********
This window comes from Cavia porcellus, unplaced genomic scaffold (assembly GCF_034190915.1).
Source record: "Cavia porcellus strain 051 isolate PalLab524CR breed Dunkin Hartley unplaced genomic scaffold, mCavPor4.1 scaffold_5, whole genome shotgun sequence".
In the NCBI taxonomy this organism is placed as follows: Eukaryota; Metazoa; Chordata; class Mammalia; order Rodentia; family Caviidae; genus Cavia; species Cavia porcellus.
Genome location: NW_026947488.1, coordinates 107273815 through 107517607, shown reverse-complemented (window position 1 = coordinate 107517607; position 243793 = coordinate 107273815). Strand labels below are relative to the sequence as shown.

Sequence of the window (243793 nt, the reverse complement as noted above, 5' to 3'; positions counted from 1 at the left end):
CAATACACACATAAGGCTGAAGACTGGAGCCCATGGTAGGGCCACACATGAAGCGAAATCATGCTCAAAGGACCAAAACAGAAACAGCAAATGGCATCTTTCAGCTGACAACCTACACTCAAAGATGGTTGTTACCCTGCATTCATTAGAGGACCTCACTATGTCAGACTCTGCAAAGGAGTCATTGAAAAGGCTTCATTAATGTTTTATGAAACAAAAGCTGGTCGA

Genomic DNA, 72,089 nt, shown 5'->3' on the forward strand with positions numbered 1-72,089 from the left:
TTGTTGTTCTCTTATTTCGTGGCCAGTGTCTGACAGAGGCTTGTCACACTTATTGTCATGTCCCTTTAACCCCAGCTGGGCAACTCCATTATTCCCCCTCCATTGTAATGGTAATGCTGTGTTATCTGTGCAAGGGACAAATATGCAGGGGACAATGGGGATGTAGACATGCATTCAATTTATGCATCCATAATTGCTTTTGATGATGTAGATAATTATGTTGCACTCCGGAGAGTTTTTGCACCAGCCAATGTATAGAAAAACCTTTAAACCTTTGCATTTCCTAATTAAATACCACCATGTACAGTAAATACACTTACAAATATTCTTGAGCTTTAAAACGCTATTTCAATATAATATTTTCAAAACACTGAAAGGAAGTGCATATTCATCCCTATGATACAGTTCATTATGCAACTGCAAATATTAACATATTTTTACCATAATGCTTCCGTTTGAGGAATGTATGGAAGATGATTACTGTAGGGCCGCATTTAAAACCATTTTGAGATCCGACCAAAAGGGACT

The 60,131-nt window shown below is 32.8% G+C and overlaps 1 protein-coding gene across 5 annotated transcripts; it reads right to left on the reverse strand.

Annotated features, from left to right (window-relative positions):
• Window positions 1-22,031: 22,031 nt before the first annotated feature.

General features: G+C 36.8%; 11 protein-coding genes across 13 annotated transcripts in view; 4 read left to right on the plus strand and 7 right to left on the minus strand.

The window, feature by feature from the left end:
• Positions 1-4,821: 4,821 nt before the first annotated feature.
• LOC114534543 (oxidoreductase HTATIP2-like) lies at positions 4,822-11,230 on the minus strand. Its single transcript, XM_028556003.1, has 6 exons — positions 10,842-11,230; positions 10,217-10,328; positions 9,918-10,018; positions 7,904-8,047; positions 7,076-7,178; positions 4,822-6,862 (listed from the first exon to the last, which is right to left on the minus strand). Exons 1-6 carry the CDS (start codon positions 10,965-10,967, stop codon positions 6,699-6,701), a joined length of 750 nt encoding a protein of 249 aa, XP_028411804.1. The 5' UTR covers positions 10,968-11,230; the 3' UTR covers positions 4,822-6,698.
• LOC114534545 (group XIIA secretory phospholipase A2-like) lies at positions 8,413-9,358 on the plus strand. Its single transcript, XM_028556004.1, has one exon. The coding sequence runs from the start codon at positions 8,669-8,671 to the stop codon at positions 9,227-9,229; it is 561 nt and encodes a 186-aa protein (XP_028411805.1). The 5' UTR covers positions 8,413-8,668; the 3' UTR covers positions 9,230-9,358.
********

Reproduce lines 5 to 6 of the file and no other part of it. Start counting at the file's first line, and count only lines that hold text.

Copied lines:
Sequence of the window (243793 nt, the reverse complement as noted above, 5' to 3'; positions counted from 1 at the left end):
CAATACACACATAAGGCTGAAGACTGGAGCCCATGGTAGGGCCACACATGAAGCGAAATCATGCTCAAAGGACCAAAACAGAAACAGCAAATGGCATCTTTCAGCTGACAACCTACACTCAAAGATGGTTGTTACCCTGCATTCATTAGAGGACCTCACTATGTCAGACTCTGCAAAGGAGTCATTGAAAAGGCTTCATTAATGTTTTATGAAACAAAAGCTGGTCGA